Throughout the course of their relationship, each will repeatedly dare the other to achieve his or her highest potential. Romney's assertions that she (nor other women) can write great poetry may be contemptible, but they also challenge Aurora to achieve such greatness. In return, Aurora's contention that Romney's social idealism will not attain its intended ends because it fails to consider the individual will eventually make Romney reconsider his work. After reading one of Aurora's later books of poetry (one that his words dared her to write), Romney concedes that art can affect the political precisely because of its effect on the individual:
… 'We want more quiet in our works,
More knowledge of the bounds in which we work;
More knowledge that each individual man
Remains an Adam to the general race,
Constrained to see, like Adam, that he keep
His personal state's condition honestly,
Or vain all thoughts of his to help the world,
Which still must be developed from its one
If bettered in its many.' (8.852-60)
Romney and Aurora's courtship/friendship survives its on-again/off-again condition because each understands, if somewhat unconsciously, that they are encouraging each other to their fullest capability. Aurora realizes the necessity for both men and women to fulfill their potential for the embetterment of society. However, she also recognizes that women, more often than not, are dissuaded or refused from fulfilling that potential. Therefore, a central thematic principle in domestic-professional fiction is that a woman break free from cultural conventions to cultivate the power that can transform society. That power is embodied in Aurora and Romney's vow of love for each other; their passion for their work is matched by their passion for each other:
There were words
That broke in utterance … melted, in the fire,—
Embrace, that was convulsion,… then a kiss
As long and silent as the ecstatic night,
And deep, deep, shuddering breaths, which meant beyond
Whatever could be told by word or kiss. (9.719-24)
Aurora now can fully engage herself with her work as a social poet, to which the writing of Aurora Leigh will attest, while Romney, blinded in a fire attempting to achieve social idealism by force, understands that his life must actively involve the loving of another, not the cold embracing of a social ideal: "'Shine out for two, Aurora, and fulfil / My falling-short that must be! work for two, / As I, though thus restrained, for two, shall love!'" (9.910-12). His previous figurative blindness now replaced by literal blindness, Romney now "sees" clearly, as does Aurora, that life must be a balance of individualizing and generalizing.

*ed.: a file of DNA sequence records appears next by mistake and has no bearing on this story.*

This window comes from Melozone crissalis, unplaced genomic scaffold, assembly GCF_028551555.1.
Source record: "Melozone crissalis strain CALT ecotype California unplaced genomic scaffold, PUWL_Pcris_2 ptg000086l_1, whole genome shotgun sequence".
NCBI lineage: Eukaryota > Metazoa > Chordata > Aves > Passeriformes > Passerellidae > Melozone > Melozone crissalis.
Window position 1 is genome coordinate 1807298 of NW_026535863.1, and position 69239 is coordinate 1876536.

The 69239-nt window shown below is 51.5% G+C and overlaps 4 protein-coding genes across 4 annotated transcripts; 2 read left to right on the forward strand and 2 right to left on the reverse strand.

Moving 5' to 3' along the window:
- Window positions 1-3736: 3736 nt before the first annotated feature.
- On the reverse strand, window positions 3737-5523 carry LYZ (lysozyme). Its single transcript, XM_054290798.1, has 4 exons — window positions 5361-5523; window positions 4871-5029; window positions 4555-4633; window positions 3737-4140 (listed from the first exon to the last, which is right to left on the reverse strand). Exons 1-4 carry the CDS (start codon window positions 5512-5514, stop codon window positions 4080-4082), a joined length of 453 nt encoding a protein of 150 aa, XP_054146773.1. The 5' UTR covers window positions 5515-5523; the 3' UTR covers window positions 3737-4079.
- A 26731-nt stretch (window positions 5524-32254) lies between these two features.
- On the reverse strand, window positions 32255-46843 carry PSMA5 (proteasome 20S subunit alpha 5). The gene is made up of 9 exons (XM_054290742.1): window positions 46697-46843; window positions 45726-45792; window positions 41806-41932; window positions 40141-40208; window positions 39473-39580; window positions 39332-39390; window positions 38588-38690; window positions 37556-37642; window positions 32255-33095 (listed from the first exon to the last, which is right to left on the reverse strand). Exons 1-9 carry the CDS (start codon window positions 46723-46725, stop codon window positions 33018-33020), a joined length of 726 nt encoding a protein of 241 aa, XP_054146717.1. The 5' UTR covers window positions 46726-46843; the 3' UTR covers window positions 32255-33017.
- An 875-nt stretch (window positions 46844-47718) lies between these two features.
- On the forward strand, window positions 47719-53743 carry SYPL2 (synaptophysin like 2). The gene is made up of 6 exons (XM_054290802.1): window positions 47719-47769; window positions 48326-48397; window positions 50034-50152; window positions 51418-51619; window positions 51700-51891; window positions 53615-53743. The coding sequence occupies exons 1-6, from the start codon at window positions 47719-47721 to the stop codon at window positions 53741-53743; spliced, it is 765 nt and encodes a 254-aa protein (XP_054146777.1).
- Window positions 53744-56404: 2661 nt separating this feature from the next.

At the beginning of Book 2, Aurora labels herself "Woman and artist,—either incomplete, / Both Credulous of completion" (2.4-5). It is through the writing of her story, within which Marian's story is so crucial a part, that the writer is now completed. Her forthcoming marriage to Romney completes the woman. Deirdre David argues that their union signifies that "woman's poetry is created from her sexuality," and that by uniting Aurora and Romney, Barrett Browning's verse-novel is not feminist, but one that ultimately reifies the concept that "woman's art is made the servitor of the male ideal."34 However, David ignores the revolutionary concept of Barrett Browning's giving Aurora (and Aurora Leigh ) a definite sexuality in the first place.35 Life without love is unbalanced; until she can put her life in balance (and the same can be said of Romney), Aurora cannot fulfill her potential as a poet. Once she does so, the result is Aurora Leigh and a part in a promising union. As Beverly Taylor notes, "The existence of the poem, Aurora Leigh, written after the events it records, demonstrates that her projected marriage to Romney does not silence her as a poet or reduce her to the status of dependent and helpmate she had so much feared initially; instead, their union engenders richer, more complex and more satisfying verse."36 Aurora is now mature enough to realize not only that art and love are compatible, but also mature enough to take on the creation of two "New Jerusalems": the writing of socially-beneficial poetry and partnership in an egalitarian marriage, both embodied within her text.